- Accessory pockets – consider how much stuff you end up taking to the court for a regular match. Lay your gear out on your bed and consider whether it would fit in the external pockets/internal space of the bag you’re considering buying.
- Insulated racquet compartments to ensure your string tension stays the same, even in hot and humid conditions.
- Useful storage compartments. Some bags for example have a separate ventilated area for your tennis shoes. This is a great thing to have – be sure to consider the main construction of the bag as well as its smaller accessory pockets.
- Padded, adjustable straps. Nothing is worse than having a really heavy 12-pack that’s super uncomfortable to carry.
- A waterproof/water-resistant outer shell, which can protect your equipment during wet weather.
- Good reviews. Online shoppers are always going to tell you if a bag sucks. Amazon’s reviews in particular can be really helpful in determining how good a product actually is.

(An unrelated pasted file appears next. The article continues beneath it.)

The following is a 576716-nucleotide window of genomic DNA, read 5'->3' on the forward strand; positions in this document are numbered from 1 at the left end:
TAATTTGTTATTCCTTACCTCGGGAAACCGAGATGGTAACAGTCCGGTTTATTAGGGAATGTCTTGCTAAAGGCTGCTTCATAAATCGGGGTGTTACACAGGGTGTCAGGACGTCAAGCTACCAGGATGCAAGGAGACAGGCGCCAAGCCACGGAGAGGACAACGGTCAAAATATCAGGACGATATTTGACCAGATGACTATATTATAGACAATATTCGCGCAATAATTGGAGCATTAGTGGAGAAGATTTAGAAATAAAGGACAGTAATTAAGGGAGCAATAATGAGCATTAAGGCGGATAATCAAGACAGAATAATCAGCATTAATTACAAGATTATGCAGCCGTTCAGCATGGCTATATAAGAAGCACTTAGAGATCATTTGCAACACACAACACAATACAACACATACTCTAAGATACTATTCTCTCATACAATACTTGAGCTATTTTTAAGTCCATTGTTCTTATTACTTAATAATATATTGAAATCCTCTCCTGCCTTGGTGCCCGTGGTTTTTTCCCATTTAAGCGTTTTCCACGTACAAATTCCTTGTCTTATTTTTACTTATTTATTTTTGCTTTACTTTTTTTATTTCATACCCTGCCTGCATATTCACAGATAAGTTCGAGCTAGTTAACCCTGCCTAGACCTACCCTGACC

- Cool colors/designs. There’s a ton of choice out there, so be sure to pick a bag that looks awesome and matches your personality.
Should I get a more expensive bag?
In most cases, it’s worth buying the bag that costs an extra $20-$30 rather than going for the cheaper option.
If you pay a little more:
- You’re likely to get something that’s more durable.
- You’ll have more room to fit extra racquets or gear you buy down the line.
- The bag will likely be lighter and easier to carry.
Obviously, not all expensive bags are worth the money.
This is the end of our tennis bag buyer’s guide!
We hope you found what you were looking for. If you’re still unsure what to get, leave a comment below and we’ll get right back to you.
About the author
Tom is an accomplished writer, with years of experience producing buyer’s guides and tutorials for athletes online.
And it goes without saying – he’s sports-mad.